Friday, April 28, 2006

Botswana: The Miner Turned Nudist-Publisher

April 27, 2006
Posted to the web April 27, 2006

Tomeletso Sereetsi

What do you make of a man who relieves stress by running stark naked by the side of the road at two in the morning? That is only when there are thunderstorms. When he does not venture outside, he does, still in the nude, climb onto the roof of his house in Block 5 and let the rain pelt down his body.

Sounds weird but that is how Sunday Standard editor and publisher, Lekgomethe Montsamaisabosigo (shortened for Outsa) Mokone describes his rather unusual way of dealing with life's stresses and strains.

'I think I am a nudist at heart,' Mokone says with a straight face.

Perhaps 'different' is the word to go by because his life story is replete with that theme. While his peers awaited Form Five examinations results, he left for the (in)famous Western Deep Level mines in South Africa. The extravagant fashion sense and the big houses of the miners from his native Molepolole had convinced that a stint at the mine would enable him to afford those. All he wanted was to make money. However, for all his labour, scouring for glory underneath the earth, it was not to be. He fled the place after two months without a coin to rub between his fingers.

'As a miner you were a minor then. They would bring us clothes catalogues. We would look over them, place orders and the mine would pay for us. We would just receive the clothes. We were treated like small children. I got into trouble for refusing to address my senior as baas,' he recalls.

Mokone realized, just in time, that it was time to go back home for national service because he saw no future in mining. It was once again the pursuit of money that landed him in a newsroom while still a student at the University of Botswana. Descended from a long lineage of prolific writers who plied their trade in the then apartheid South Africa, he also happened to have the talent to express himself well with the pen. Thus begun a long marriage with journalism, shaping it as much as it influenced his view of the world and of himself. It became this place where his name became synonymous with a knack for getting himself entangled in controversy. But to his own admission, he is just being himself and doing things that seem very normal to him. They only happen to blow into controversy when they reach the public sphere, he has observed.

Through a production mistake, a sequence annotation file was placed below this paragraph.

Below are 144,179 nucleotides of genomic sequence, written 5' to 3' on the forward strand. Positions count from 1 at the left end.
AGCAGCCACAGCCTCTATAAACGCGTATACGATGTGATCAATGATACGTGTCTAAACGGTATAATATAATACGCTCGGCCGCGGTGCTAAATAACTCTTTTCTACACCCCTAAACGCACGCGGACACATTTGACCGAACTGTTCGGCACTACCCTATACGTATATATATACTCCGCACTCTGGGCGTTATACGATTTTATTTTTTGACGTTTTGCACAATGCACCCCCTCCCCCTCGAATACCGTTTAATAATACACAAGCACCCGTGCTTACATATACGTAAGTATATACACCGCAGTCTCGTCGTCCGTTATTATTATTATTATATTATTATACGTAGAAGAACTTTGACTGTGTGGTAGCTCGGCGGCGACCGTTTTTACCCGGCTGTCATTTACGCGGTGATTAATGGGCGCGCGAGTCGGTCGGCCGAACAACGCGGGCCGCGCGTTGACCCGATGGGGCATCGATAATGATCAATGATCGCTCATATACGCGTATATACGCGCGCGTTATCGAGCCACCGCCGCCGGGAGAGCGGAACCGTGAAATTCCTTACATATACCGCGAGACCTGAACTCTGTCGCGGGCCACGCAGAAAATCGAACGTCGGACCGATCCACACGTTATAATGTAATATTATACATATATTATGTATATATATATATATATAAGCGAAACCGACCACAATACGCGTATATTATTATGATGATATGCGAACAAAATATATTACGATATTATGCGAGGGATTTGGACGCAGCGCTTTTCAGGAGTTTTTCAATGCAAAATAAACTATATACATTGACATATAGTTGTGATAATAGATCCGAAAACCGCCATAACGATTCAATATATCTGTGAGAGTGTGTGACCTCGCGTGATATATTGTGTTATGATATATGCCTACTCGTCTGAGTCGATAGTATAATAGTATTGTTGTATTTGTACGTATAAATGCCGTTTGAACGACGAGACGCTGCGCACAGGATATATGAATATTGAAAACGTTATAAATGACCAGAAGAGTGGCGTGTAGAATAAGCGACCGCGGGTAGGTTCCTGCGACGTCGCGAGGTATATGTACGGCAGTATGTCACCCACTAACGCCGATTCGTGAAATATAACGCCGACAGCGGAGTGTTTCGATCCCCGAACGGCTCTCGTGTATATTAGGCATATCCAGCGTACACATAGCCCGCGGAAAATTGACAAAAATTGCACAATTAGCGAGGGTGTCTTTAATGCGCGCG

'I believe in different things. I don't believe in gender equality. I am a male supremacist. Men are men. Women are women. You cannot judge women with the same standard as men. I may be branded radical for such a stance but it only makes me conservative. I will never apologize for being who I am,' Mokone says.

Whether he follows controversy or it finds him is another issue. But it is almost certain that where he is, controversy is never that far off. It is the stuff of legend in the media industry here.

The former president, Ketumile Masire once confronted Mokone at the national assembly, accusing him of making the country ungovernable through his writings. Mokone had written a story on the corrupt practices at the National Development Bank that incriminated several big guns in the Government Enclave. Mokone opines that Masire must have been under a lot of stress as that was the day the University of Botswana students forced their way into the parliament's chamber at the height of the Segametsi Mogomotsi saga.

'I respect him because he is an elder. I understood that he talked to me as an elder. I guess it haunts him that people thought that he was victimizing this helpless journalist. As a man I would have done the same thing as well. I felt bad when he later acted apologetically. I would never have done that. You don't have to apologise for instinct,' he says.

His journalism has won him a fair share of the industry's accolades, the most notable being second prize in the CNN Africa Journalist of the Year award for a story on cattle tax legislation. After winning it he sat back and took stock of the situation. He threw away the award because it nagged at his conscience. He felt used.

'It is like the West is now using awards to colonise us. They give us their own standards of what good journalism is. They will rather award an African to write about corruption in Africa than a westerner in the west. All the money in corruption in Africa is less than that in America alone. We should assess ourselves here. We would not grow our journalism if we chase awards. The biggest award is looking at your finished story and feeling great about it,' he asserts.

Today Mokone sees himself as a part-time journalist and a fulltime businessman.

'I am now a publisher. I would just be a publisher if I had to choose,' he says.


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